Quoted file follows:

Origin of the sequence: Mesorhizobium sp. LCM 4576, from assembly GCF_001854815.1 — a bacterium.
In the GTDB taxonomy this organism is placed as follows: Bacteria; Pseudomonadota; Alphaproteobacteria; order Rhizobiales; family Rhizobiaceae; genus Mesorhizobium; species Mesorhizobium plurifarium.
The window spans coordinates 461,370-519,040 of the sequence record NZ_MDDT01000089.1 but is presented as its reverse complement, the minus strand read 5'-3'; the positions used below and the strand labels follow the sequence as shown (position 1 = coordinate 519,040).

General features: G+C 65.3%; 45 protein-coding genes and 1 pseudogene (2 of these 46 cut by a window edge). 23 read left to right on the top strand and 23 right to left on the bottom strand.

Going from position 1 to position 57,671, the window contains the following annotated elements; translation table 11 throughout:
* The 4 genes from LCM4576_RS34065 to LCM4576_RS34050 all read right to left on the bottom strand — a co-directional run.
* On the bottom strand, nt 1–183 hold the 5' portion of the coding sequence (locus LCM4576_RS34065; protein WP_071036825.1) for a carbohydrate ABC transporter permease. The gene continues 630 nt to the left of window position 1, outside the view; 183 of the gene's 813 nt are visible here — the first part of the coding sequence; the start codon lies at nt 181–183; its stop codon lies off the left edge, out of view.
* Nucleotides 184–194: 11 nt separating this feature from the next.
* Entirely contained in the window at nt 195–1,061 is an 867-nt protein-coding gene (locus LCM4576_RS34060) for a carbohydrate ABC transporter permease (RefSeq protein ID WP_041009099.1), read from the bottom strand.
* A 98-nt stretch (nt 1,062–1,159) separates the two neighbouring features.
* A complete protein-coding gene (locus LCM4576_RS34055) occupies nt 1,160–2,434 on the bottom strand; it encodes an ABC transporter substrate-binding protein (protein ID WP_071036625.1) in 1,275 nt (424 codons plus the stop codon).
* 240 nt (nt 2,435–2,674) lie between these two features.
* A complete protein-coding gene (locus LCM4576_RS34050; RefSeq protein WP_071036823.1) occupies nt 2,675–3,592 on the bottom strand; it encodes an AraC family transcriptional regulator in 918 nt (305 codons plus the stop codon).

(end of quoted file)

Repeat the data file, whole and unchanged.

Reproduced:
Origin of the sequence: Mesorhizobium sp. LCM 4576, from assembly GCF_001854815.1 — a bacterium.
In the GTDB taxonomy this organism is placed as follows: Bacteria; Pseudomonadota; Alphaproteobacteria; order Rhizobiales; family Rhizobiaceae; genus Mesorhizobium; species Mesorhizobium plurifarium.
The window spans coordinates 461,370-519,040 of the sequence record NZ_MDDT01000089.1 but is presented as its reverse complement, the minus strand read 5'-3'; the positions used below and the strand labels follow the sequence as shown (position 1 = coordinate 519,040).

General features: G+C 65.3%; 45 protein-coding genes and 1 pseudogene (2 of these 46 cut by a window edge). 23 read left to right on the top strand and 23 right to left on the bottom strand.

Going from position 1 to position 57,671, the window contains the following annotated elements; translation table 11 throughout:
* The 4 genes from LCM4576_RS34065 to LCM4576_RS34050 all read right to left on the bottom strand — a co-directional run.
* On the bottom strand, nt 1–183 hold the 5' portion of the coding sequence (locus LCM4576_RS34065; protein WP_071036825.1) for a carbohydrate ABC transporter permease. The gene continues 630 nt to the left of window position 1, outside the view; 183 of the gene's 813 nt are visible here — the first part of the coding sequence; the start codon lies at nt 181–183; its stop codon lies off the left edge, out of view.
* Nucleotides 184–194: 11 nt separating this feature from the next.
* Entirely contained in the window at nt 195–1,061 is an 867-nt protein-coding gene (locus LCM4576_RS34060) for a carbohydrate ABC transporter permease (RefSeq protein ID WP_041009099.1), read from the bottom strand.
* A 98-nt stretch (nt 1,062–1,159) separates the two neighbouring features.
* A complete protein-coding gene (locus LCM4576_RS34055) occupies nt 1,160–2,434 on the bottom strand; it encodes an ABC transporter substrate-binding protein (protein ID WP_071036625.1) in 1,275 nt (424 codons plus the stop codon).
* 240 nt (nt 2,435–2,674) lie between these two features.
* A complete protein-coding gene (locus LCM4576_RS34050; RefSeq protein WP_071036823.1) occupies nt 2,675–3,592 on the bottom strand; it encodes an AraC family transcriptional regulator in 918 nt (305 codons plus the stop codon).